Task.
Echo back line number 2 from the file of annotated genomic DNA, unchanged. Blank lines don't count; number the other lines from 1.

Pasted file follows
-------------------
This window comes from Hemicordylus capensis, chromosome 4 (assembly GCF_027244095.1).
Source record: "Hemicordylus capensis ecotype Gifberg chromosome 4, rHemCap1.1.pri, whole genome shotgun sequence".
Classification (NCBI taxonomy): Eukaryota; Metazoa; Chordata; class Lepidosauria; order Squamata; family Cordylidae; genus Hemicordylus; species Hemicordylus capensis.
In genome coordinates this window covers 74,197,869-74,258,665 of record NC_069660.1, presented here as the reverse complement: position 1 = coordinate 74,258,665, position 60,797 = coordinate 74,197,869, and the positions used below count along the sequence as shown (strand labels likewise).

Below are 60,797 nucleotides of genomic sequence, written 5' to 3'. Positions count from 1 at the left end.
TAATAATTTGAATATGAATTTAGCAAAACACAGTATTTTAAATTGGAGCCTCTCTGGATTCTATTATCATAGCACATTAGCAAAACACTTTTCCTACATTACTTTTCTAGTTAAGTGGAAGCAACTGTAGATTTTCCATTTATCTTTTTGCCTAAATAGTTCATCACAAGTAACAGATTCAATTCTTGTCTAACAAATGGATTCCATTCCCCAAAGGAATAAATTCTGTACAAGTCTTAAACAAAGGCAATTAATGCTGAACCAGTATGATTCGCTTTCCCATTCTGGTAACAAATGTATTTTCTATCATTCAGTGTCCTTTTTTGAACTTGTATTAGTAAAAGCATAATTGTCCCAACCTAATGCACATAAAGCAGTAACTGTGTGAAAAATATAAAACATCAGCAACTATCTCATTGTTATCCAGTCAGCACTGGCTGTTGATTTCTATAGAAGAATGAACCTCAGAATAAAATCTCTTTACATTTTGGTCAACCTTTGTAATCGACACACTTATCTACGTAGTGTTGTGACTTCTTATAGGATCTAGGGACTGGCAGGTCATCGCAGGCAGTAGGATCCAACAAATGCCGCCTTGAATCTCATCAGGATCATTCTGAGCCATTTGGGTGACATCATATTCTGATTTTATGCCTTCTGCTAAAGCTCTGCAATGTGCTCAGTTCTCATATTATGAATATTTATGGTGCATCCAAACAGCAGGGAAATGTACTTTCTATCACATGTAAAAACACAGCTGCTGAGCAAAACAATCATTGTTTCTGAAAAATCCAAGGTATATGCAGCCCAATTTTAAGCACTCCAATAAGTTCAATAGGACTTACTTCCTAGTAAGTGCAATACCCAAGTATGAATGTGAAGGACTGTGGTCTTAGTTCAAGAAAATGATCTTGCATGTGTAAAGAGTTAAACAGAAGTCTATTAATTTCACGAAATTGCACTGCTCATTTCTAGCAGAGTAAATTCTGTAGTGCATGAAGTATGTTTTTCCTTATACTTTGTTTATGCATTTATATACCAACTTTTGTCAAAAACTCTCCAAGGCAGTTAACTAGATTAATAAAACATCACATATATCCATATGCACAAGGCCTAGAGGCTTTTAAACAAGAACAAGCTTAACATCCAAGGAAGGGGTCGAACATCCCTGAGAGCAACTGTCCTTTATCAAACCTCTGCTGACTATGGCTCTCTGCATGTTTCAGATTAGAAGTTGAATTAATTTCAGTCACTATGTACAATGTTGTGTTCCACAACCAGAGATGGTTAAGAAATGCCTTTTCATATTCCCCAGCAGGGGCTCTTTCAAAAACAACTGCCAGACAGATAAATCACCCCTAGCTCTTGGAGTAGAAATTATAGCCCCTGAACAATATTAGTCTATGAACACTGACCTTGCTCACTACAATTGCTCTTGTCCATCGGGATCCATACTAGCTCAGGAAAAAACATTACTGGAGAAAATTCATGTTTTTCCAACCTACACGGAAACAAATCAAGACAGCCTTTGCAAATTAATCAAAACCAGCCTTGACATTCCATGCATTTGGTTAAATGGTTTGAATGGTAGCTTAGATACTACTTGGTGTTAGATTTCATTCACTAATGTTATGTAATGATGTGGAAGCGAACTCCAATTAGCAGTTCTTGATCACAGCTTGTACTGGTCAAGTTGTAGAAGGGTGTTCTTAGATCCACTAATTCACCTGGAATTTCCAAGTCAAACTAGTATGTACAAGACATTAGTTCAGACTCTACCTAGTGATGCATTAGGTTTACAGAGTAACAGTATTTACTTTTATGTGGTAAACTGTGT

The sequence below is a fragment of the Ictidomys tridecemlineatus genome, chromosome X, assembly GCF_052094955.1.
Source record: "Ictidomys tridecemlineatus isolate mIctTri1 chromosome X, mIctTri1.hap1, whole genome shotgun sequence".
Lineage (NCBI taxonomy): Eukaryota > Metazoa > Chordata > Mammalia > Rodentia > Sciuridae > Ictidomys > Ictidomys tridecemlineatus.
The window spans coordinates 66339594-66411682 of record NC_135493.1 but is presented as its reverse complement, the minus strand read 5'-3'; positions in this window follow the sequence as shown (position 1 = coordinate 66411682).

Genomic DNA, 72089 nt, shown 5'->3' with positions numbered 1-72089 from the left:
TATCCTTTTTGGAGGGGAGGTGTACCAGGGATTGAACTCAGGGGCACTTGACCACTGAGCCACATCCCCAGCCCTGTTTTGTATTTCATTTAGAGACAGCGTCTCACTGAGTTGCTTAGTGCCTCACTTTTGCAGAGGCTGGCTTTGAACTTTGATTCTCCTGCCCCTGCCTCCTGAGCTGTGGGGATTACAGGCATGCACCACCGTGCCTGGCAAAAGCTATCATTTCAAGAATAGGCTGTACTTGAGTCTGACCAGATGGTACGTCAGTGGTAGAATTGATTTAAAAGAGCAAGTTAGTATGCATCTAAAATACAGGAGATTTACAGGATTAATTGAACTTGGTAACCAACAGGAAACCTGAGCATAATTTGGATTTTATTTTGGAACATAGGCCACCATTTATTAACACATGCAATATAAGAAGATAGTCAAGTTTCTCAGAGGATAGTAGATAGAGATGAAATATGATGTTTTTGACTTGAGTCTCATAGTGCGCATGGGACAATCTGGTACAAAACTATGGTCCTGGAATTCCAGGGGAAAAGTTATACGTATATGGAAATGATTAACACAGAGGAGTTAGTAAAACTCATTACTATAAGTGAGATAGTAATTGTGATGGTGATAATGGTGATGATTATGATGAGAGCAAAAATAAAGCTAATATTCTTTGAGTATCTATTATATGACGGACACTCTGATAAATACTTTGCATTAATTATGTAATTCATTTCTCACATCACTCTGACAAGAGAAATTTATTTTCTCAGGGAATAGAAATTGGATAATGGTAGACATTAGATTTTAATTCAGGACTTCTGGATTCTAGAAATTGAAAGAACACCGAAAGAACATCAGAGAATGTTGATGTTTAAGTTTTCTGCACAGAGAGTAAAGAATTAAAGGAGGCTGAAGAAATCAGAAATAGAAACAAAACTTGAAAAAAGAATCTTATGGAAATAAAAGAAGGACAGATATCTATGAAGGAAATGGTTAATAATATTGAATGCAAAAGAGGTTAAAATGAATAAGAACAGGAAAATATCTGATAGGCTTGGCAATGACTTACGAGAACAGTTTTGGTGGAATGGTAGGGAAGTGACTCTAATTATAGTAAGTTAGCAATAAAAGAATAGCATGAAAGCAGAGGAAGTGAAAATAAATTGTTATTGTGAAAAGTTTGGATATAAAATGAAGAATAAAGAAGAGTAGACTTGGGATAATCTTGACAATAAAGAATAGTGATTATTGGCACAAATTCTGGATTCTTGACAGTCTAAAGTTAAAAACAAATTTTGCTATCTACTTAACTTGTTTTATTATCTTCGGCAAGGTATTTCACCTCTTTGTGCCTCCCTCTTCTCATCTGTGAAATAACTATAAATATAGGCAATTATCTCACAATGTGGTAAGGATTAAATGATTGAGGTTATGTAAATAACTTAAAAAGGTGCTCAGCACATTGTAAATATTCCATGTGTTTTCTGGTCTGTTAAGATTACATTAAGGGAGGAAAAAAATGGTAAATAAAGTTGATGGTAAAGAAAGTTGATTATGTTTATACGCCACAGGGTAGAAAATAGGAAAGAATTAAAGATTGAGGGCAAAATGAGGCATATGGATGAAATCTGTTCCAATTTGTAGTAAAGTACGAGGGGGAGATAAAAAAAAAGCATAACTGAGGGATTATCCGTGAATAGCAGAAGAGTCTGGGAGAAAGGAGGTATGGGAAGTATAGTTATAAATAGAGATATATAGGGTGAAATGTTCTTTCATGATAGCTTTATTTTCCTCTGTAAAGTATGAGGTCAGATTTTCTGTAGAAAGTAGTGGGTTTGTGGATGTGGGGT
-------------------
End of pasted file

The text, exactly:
Source record: "Hemicordylus capensis ecotype Gifberg chromosome 4, rHemCap1.1.pri, whole genome shotgun sequence".